“Lord, what fools these mortals be!”

April 7, 2014

Rooney - 1
“Chuck and Andy, Chuck and Andy, Chuck and Andy ….”
Mickey Rooney fiddled with his makeup kit and muttered those words again and again as though we weren’t in the room.
That was in 1973. My colleague, Andy Kudrick, and I had entered Rooney’s dressing room a few moments before and had introduced ourselves. The ritual seemed to send Rooney into a meditative trance in which we had provided the mantra: “Chuck and Andy, Chuck and Andy, Chuck and Andy ….”
When the actor again became conscious of our presence, he said, “Sit down, but don’t ask me about Judy Garland. I don’t talk about those days. I don’t live in the past. I look forward to the future!”
Judy Garland hadn’t been on our minds, so we were comfortable with this ground rule.
Rooney - 2
Apparently, Mickey Rooney himself was not comfortable with it. We were there to talk to him about a stage production of William Shakespeare’s play A Midsummer Night’s Dream in which he was cast as Bottom. Rooney, who died yesterday, had played Puck in the 1935 film version of that play.
But before we could begin the conversation, he launched into a rambling invective against unspecified demons who, in his view, had used Judy Garland for their own profit and advancement and ultimately had destroyed her. I had read about her life, so I had some idea what he was referring to. “I loved her,” he said when he had exhausted the topic, at least for then: “I really loved her.”
Andy and I were unsettled by this outburst, because we felt as if it were an intimate moment that we had no business witnessing and because, in the seconds that followed, we didn’t know if we should remain silent, speak, or quietly leave the room.
But Rooney recovered from his reverie without so much as a “Chuck and Andy,” broke into a grin, and engaged us in a lively conversation about Bottom, Puck, and things besides.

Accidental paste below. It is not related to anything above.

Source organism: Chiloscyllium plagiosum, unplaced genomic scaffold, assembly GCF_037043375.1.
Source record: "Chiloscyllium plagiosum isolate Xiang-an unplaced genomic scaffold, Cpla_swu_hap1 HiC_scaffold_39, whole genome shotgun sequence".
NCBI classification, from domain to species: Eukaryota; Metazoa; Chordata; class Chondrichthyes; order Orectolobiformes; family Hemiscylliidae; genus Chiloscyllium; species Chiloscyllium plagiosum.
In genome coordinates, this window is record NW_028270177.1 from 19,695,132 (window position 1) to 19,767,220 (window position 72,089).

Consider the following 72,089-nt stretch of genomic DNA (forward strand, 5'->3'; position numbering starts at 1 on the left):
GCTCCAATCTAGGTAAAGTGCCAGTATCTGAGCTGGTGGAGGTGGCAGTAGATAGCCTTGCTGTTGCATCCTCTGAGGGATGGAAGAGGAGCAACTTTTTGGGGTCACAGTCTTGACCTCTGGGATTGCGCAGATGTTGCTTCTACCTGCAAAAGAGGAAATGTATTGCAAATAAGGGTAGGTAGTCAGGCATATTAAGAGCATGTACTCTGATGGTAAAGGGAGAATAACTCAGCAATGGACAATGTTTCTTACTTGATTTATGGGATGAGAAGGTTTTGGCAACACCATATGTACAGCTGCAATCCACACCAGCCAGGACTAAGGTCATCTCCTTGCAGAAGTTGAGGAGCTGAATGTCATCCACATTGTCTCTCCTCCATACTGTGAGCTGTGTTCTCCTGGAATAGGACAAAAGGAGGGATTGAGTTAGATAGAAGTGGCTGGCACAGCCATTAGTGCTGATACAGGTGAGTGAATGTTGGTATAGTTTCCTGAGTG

"Miss Golightly, I protest!"

“Miss Golightly, I protest!”

I was relieved. Although entertainment personalities were part of the raw material of my profession, I had approached this particular encounter fully conscious of what an iconic figure Rooney was. He was also a personal favorite, and that was because of his enormous range as an actor, something that helps to account for a career that lasted 88 years. He became a star through what now appear to be overblown characters in both musical comedies and dramas, but over time he showed that he had a capacity for subtlety, too, as witness his performances in the feature film Requiem for a Heavyweight (1962) and the television movie Bill (1982).
Anthony Quinn, Jackie Gleason, and Mickey Rooney in "Requiem for a Heavyweight"

Anthony Quinn, Jackie Gleason, and Mickey Rooney in “Requiem for a Heavyweight”


One Response to ““Lord, what fools these mortals be!””

  1. shoreacres Says:

    I always enjoy your personal reminiscences, but this one’s especially nice. Other than the obligtory sentence or two, the only discussion of his life and death I happened across came on a sports talk program. Strangely, the two late-twenties hosts were fans, and quite capable of recalling the highlights of that long career.

    On another note entirely — my local marine wholesaler stopped stocking my favorite varnish brush, so I had to go online to see if I could order them directly. I could, and in the process I discovered my fine Elder & Jenks ox hair brushes are not only made in the USA, they’re manufactured in Bayonne, New Jersey. It’s another reason to appreciate the state.

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